We agree with the appellant that the application of the Code here does not depend upon whether Feldman will be called but whether, as the Code provides, he " ought to be called as a witness" in the action below. Moreover, the Code makes no distinction as to whether he acts as a witness in the case in chief or on rebuttal. Feldman has already been deposed and an examination of the record before us compels the conclusion that his testimony is necessary to the plaintiffs' case and that he "ought" to appear. The deposition of the plaintiff John P. Foley reveals that Feldman appeared at a number of meetings to negotiate with Blair in Foley's absence and that he did not in all cases report his discussions to Foley; it does not appear to be contested that only Feldman can testify for plaintiffs as to these transactions. Some of these meetings appear to be crucial. For example, John Richardson, Esq., house counsel to Blair, in his deposition has testified that he advised Feldman that Blair had suffered losses of about one-and-a-half-million dollars between September 26 and December 31, 1969, that estimated losses for the first two months of 1970 would total approximately two million dollars, and that Blair's book value was zero as of December 31, 1969. Feldman's deposition denies that this information was revealed by Richardson. There are other examples of clear conflict between the testimony of Richardson and that of Feldman which appear to be basic to the determination of the amount and character of the disclosure made by Blair. In view of the plaintiff's obligation to establish a prima facie case it is difficult to imagine how Feldman's testimony will not be pivotal; even if used only on rebuttal, the record before us is persuasive that at some point he "ought" to be called and this is what the Code encompasses.
Although we conclude that Feldman "ought" to be called as a witness, it of course does not follow that the motion to disqualify should be granted. The appellees argue vigorously that Feldman is not "in the firm" of Milberg Weiss, but that he only shares space with and pays rent to the firm, even though admittedly he was listed as counsel to the firm on its letterhead during the period when he acted as the plaintiffs' attorney in negotiating the investment in issue, and in fact still is so listed. Moreover, plaintiffs urge that the withdrawal of the firm at this point in view of its professional expertise and familiarity with the facts in this case deprives them of their right to counsel of their own choosing and works a substantial hardship upon them. We consider these to be substantial issues of fact which the trial court did not reach and which we are unable to resolve on the record before us. We therefore remand to the district court to proceed consistently with this opinion. To guide the district court and the parties on remand, we call attention to our previous opinions in Emle Industries, Inc. v. Patentex, Inc., 478 F.2d 562, 565, 574 (2d Cir. 1973); General Motors Corp. v. City of New York, 501 F.2d 639, 649 (2d Cir. 1974); Hull v. Celanese Corp., 513 F.2d 568, 571 (2d Cir. 1975); and W. E. Bassett Co. v. H. C. Cook Co., 302 F.2d 268 (2d Cir. 1962), aff'g 201 F.Supp. 821 (D.Conn. 1961); as well as to ABA Committee on Professional Ethics, Formal Opinions No. 330 at 4-5 (1972) and No. 339 (1975).
I concur in the remand with two caveats.
First, I think a court need not treat the Canons of Professional Responsibility as it would a statute that we have no right to amend. We should not abdicate our constitutional function of regulating the Bar to that extent. When we agree that the Code applies in an equitable manner to a matter before us, we should not hesitate to enforce it with vigor. When we find an area of uncertainty, however, we must use our judicial process to make our own decision in the interests of justice to all concerned.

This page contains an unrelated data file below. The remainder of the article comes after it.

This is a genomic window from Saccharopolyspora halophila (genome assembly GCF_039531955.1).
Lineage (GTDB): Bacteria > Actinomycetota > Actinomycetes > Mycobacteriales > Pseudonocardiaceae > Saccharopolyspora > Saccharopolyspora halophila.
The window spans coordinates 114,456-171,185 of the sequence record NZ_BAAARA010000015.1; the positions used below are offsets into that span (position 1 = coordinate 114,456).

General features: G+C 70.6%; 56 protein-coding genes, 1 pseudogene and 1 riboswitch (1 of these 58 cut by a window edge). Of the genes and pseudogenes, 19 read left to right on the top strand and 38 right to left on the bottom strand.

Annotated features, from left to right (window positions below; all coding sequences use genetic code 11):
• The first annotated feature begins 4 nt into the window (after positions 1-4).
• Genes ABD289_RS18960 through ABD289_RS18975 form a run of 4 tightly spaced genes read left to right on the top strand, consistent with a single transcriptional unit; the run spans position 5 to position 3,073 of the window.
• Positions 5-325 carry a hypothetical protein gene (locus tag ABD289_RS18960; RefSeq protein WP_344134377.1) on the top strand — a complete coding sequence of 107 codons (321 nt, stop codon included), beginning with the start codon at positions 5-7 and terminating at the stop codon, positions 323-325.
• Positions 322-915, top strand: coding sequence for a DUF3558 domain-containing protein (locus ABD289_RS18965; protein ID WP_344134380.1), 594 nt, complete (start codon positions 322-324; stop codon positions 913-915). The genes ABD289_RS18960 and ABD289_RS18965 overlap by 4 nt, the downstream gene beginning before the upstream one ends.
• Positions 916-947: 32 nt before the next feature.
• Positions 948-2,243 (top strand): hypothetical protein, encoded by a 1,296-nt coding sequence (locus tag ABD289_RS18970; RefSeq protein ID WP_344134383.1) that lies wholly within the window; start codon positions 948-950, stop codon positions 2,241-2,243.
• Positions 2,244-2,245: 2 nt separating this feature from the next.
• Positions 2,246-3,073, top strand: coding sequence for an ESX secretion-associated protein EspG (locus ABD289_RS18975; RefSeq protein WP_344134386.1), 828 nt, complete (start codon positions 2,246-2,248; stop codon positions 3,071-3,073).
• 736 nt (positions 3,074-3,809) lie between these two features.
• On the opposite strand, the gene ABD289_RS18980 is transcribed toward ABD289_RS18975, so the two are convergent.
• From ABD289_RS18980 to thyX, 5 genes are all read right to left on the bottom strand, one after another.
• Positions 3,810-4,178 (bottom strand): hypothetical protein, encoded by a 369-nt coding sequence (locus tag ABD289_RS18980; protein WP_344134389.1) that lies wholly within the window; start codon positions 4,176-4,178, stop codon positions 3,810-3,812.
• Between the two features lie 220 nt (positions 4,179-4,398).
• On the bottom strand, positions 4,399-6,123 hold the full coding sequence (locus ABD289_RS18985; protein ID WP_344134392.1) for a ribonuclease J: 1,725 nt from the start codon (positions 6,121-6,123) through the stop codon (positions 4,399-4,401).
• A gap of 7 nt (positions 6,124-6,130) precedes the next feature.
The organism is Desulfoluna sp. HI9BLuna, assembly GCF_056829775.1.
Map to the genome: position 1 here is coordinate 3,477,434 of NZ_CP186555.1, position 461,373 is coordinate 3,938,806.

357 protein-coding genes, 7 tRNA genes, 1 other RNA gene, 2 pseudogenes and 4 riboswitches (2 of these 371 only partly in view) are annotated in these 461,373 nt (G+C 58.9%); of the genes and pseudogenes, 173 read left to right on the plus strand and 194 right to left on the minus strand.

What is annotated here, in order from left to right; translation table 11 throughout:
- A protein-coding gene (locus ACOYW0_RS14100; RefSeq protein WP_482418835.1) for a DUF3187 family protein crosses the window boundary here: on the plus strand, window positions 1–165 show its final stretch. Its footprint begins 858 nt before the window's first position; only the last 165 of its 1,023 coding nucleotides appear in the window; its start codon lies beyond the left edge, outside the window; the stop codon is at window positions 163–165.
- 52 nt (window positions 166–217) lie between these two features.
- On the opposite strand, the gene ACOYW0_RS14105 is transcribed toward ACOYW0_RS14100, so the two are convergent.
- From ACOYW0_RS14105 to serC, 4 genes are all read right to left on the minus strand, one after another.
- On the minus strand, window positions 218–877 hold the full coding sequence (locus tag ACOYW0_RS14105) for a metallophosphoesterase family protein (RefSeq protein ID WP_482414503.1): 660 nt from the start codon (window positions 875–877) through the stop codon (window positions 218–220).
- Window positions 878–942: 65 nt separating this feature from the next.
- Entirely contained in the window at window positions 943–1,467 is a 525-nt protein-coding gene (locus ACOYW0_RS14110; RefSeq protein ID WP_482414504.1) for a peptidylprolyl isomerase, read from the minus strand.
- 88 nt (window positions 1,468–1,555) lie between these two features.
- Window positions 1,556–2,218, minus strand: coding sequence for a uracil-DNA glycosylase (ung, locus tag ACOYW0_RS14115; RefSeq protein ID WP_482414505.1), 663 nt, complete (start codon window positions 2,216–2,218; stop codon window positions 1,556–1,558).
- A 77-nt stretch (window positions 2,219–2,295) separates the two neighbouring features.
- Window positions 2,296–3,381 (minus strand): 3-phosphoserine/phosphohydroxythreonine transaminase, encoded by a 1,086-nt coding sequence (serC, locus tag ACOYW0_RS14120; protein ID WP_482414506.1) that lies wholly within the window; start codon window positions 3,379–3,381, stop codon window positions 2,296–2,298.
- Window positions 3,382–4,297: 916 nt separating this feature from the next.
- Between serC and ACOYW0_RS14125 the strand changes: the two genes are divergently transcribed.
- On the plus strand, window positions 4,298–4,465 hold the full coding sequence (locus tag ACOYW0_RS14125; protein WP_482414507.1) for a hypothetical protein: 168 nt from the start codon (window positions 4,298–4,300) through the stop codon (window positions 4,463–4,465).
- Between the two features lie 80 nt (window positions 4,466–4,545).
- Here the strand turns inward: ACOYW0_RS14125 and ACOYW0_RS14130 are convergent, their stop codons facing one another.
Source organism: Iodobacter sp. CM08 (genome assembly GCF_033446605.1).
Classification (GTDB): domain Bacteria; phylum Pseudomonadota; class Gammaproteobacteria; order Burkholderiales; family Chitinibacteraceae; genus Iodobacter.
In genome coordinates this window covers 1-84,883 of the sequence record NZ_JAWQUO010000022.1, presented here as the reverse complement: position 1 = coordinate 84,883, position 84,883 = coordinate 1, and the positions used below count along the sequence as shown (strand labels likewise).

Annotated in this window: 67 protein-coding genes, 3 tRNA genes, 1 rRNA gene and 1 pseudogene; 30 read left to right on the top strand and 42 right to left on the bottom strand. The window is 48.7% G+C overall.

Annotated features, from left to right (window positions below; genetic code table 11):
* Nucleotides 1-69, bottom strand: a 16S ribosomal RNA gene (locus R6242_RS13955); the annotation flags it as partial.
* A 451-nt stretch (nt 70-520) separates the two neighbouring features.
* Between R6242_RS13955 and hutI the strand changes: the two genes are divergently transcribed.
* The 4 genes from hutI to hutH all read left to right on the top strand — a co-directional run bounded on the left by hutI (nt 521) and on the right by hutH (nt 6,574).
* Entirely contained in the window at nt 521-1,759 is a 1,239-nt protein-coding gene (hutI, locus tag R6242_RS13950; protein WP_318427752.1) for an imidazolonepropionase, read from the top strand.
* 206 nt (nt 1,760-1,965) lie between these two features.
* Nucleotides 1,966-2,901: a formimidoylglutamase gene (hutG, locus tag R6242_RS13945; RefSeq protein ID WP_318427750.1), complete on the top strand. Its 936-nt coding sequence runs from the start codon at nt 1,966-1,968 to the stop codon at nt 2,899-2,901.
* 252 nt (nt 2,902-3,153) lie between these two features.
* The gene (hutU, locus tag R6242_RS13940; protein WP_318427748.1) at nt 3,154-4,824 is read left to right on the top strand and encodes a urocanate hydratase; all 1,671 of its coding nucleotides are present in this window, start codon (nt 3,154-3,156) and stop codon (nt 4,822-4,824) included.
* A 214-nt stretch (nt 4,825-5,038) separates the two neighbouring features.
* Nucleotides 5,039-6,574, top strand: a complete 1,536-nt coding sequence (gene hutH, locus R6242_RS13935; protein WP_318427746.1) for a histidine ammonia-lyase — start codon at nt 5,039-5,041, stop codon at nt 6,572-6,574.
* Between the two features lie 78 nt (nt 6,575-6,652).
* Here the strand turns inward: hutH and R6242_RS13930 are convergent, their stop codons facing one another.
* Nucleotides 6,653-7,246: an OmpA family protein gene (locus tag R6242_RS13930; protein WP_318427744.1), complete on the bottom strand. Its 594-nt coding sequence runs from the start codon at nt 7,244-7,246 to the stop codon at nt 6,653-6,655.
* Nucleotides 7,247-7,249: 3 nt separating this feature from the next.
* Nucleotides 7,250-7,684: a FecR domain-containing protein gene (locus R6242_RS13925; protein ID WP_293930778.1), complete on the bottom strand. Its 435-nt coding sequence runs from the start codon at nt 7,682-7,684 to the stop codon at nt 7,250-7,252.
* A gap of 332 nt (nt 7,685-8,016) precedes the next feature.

Second, the interests of justice in this case involve not only the ethics of the lawyer but also the rights of his client, the Foleys. Up to now this court has been largely concerned with breaches of professional ethics caused by alleged former representations by lawyers, applying Canon 4 or Disciplinary Rule 9-101(B), though we have also painted with a broad brush using the color of Cannon 9. See Emle Industries, Inc. v. Patentex, Inc., 478 F.2d 562 (2d Cir. 1973); Silver Chrysler Plymouth, Inc. v. Chrysler Motors Corporation, 496 F.2d 800 (2d Cir. 1974); General Motors Corp. v. City of New York, 501 F.2d 639 (2d Cir. 1974). And compare Hull v. Celanese Corp., 513 F.2d 568 (2d Cir. 1975).
Canon 4 of the Code of Professional Responsibility provides that "A lawyer should preserve the confidences and secrets of a client." Cannon 9 of the Code of Professional Responsibility provides that "A lawyer should avoid even the appearance of professional impropriety." Disciplinary Rule 9-10(B) provides that "A lawyer shall not accept private employment in a matter in which he had substantial responsibility while he was a public employee."
In Ceramco, Inc. v. Lee Pharmaceuticals, 510 F.2d 268, 271 (2d Cir. 1975), we noted that these cases were based on "the need to enforce the lawyer's duty of absolute fidelity and to guard against the danger of inadvertent use of confidential information."
Having made my own reservations explicit, I would also direct the District Court to give the Foleys, after affording them full information about the problem, a chance to express their own preference. That expression will, of course, not be binding on the court, but if courts are to take action that may adversely affect the client, the client should have a chance to express himself. After all, in cases that do not involve past representation, the attempt by an opposing party to disqualify the other side's lawyer must be viewed as a part of the tactics of an adversary proceeding. As such it demands judicial scrutiny to prevent literalism from possibly overcoming substantial justice to the parties. I express no views on the ultimate decision to be rendered by the District Court.